Category Archives: Web Development

Pi Motion

I’ve been wanting to return to the motion detection setups I’ve created in the past [1, 2] on the Raspberry Pi, and update them a bit using some more recent development approaches. For example, before I used Wiring Pi’s gpio utility in a bash script and displayed the results in staticly generated pages from PHP’s built-in web server.

In this setup I am using the very capable Cylon.js framework for the server-sent events API and for controlling the PIR sensor with the hardware button. SQLite takes up duties for storing data in the database, while Node.js and Express run the server side portion of the web application. Polymer, Web Components, and some custom design are utilized for the front end side of things.

Here are the hardware parts used:

I used moldable wiring on the breadboard attempting to keep it clean and portable. The wiring that is connected to the GPIO pins on the Raspberry Pi is encased in clear heatshrink and is made into a sort of plug.

After everything is setup on the hardware end, the software side is setup.

Install Dependencies:

#!/usr/bin/env bash

cd /opt
sudo curl -O
sudo tar -xzpvf iojs-v2.0.1-linux-armv7l.tar.gz
sudo ln -s /opt/iojs-v2.0.1-linux-armv7l/bin/node /usr/local/bin/node
sudo ln -s /opt/iojs-v2.0.1-linux-armv7l/bin/npm /usr/local/bin/npm

Install Pi-motion:

#!/usr/bin/env bash

cd ~
git clone
cd pi-motion

Run unit tests, and see a coverage report:

#!/usr/bin/env bash

bin/gulp test
bin/gulp test-coverage

Check out the config file and change the options to access the web application from another browser (TV, phone, etc.). Next, serve the web app and cylon wiring app:

#!/usr/bin/env bash

bin/gulp serve

With just the defaults set, open a browser on the Pi, and go to https://localhost:3000 to view the Robeaux dashboard that is built into the Cylon.js framework (be sure to allow the browser to view the content behind the self signed certificate). Then browse to http://localhost to view the web application.

The main task runner installed is gulp and it exposes several pre-configured tasks such as:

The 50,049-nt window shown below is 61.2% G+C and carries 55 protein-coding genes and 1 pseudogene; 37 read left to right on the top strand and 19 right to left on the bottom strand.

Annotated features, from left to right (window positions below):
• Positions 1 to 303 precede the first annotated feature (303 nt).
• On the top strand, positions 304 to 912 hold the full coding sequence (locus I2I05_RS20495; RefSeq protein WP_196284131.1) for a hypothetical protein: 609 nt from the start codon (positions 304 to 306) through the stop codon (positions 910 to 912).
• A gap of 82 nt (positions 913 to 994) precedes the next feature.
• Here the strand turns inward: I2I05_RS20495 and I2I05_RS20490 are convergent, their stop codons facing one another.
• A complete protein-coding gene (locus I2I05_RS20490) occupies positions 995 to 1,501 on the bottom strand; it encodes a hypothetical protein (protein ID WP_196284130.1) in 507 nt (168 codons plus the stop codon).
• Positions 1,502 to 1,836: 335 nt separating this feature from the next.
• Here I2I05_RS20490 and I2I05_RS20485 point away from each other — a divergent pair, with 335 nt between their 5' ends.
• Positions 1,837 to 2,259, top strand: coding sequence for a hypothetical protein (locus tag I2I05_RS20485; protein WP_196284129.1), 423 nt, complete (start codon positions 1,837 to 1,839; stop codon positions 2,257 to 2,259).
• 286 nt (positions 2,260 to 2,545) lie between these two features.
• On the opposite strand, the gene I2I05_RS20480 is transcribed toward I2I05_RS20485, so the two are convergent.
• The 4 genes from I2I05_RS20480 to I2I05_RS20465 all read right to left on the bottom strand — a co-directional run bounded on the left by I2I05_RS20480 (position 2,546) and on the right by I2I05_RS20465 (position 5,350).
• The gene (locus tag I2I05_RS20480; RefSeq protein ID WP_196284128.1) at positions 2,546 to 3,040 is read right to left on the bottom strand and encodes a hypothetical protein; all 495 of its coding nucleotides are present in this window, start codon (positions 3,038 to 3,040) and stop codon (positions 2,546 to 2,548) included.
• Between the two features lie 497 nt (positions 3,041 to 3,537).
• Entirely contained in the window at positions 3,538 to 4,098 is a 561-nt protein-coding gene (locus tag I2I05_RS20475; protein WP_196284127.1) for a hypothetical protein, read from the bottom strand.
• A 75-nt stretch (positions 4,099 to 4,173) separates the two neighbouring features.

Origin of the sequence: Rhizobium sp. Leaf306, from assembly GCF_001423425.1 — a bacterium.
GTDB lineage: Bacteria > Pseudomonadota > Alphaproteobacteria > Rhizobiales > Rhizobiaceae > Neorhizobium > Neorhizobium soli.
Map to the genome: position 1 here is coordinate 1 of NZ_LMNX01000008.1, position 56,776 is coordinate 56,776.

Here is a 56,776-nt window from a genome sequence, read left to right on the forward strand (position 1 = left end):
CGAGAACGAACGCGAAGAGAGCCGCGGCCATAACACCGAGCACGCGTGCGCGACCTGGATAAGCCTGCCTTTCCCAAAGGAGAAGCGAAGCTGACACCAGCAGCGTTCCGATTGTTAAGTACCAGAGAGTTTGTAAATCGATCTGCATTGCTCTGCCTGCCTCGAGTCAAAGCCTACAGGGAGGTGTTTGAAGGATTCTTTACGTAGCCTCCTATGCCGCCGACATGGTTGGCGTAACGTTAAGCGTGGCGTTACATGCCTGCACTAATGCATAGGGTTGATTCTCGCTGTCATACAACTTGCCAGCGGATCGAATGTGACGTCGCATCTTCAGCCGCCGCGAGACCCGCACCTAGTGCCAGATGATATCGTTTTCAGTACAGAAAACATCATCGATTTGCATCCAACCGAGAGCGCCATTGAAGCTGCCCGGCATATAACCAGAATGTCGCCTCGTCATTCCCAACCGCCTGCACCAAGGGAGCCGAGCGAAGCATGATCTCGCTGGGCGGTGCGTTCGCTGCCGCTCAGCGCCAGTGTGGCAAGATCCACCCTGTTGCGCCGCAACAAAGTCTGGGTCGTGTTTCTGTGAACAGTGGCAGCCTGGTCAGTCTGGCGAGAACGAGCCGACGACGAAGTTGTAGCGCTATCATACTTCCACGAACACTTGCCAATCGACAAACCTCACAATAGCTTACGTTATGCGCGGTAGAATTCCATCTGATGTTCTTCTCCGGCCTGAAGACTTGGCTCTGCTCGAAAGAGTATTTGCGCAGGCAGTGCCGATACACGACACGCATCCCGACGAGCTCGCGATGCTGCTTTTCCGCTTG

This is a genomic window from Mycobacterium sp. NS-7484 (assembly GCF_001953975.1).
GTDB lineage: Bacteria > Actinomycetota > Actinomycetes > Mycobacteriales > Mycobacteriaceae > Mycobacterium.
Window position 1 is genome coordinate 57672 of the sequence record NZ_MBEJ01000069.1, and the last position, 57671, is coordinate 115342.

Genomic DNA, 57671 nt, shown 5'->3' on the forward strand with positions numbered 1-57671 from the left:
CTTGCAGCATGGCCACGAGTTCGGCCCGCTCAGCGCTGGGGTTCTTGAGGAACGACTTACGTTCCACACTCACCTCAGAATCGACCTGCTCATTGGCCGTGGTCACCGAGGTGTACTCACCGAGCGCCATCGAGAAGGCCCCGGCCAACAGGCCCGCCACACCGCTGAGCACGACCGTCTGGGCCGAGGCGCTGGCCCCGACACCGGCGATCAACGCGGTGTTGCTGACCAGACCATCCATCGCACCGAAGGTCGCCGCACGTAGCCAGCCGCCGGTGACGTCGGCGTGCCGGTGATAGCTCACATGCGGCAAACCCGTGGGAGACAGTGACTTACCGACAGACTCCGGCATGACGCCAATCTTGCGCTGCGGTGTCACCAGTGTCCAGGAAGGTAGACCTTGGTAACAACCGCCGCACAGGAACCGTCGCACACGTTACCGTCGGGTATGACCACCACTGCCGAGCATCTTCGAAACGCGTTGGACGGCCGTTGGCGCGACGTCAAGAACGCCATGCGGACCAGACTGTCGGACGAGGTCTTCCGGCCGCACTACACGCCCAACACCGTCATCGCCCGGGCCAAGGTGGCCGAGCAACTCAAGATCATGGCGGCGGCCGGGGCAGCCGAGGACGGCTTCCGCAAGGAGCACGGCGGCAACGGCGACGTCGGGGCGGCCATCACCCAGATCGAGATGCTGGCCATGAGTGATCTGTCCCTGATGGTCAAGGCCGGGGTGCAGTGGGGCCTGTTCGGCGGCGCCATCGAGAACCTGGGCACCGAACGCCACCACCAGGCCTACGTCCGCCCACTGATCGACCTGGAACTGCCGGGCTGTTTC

• serve (to start the Cylon.js and Express code)
  • init-database (to initialize a brand new database)
  • compile-js (to compile the front end code using webpack)
  • test (to run the mocha unit tests)
  • test-coverage (to get a unit test coverage report using istanbul)
  • lint (to lint the JavaScript using jshint)

Once everything is setup and running the user can activate the PIR sensor. To do this in hardware, press the button on the breadboard. Using software, touch the hamburger menu, touch the “PIR Sensor” menu item, and then touch the “Toggle” button under the sensor indicator (large red circle).

After a forty second warm up time the PIR sensor will begin sensing movement. When it activates, the sensor indicator will turn green and the movement data will be logged to the SQLite database.

To view the saved data touch the hamburger menu, touch the “Charts” menu item, select an appropriate time range (by hour), and then touch the “Update Chart” button.

HipChat bot on AWS

Over the last year or so I’ve spent some time testing out Amazon Web Services. While at first the myriad of options seemed a bit overwhelming, once I figured out what I wanted, it was fairly easy to navigate and manage the setup. In particular I used Elastic Compute Cloud with a Debian Wheezy image and stuck to the AWS Free Tier. This setup allowed me to run a t2.micro instance of Linux continuously (only rebooting it for necessary software updates) with the following basic specs:

  • CPU:  Intel(R) Xeon(R) CPU E5-2650 0 @ 2.00GHz
  • RAM: A little over 512 MB
  • Architecture: x86_64

I was a little concerned while I used it that I would push the system out of the free territory, but was pleasantly surprised to not see any charges to my account. The first few months were spent getting familiar with what AWS was all about, and the next few on hosting a few NodeJS ideas.

The best test application I setup for it (and what I finished the free period with) was one based on good ol’ trusty PHP and the HipChat v2 API. As it turns out I haven’t been using an RSS reader in awhile (thanks Google) but still enjoy reading news. Instead of hitting a bunch of different pages to check and see the latest, I figured I would write a simple bot to collect the data for me and message a room in HipChat with the contents.

The project is called NewsToChat and installation was straightfoward: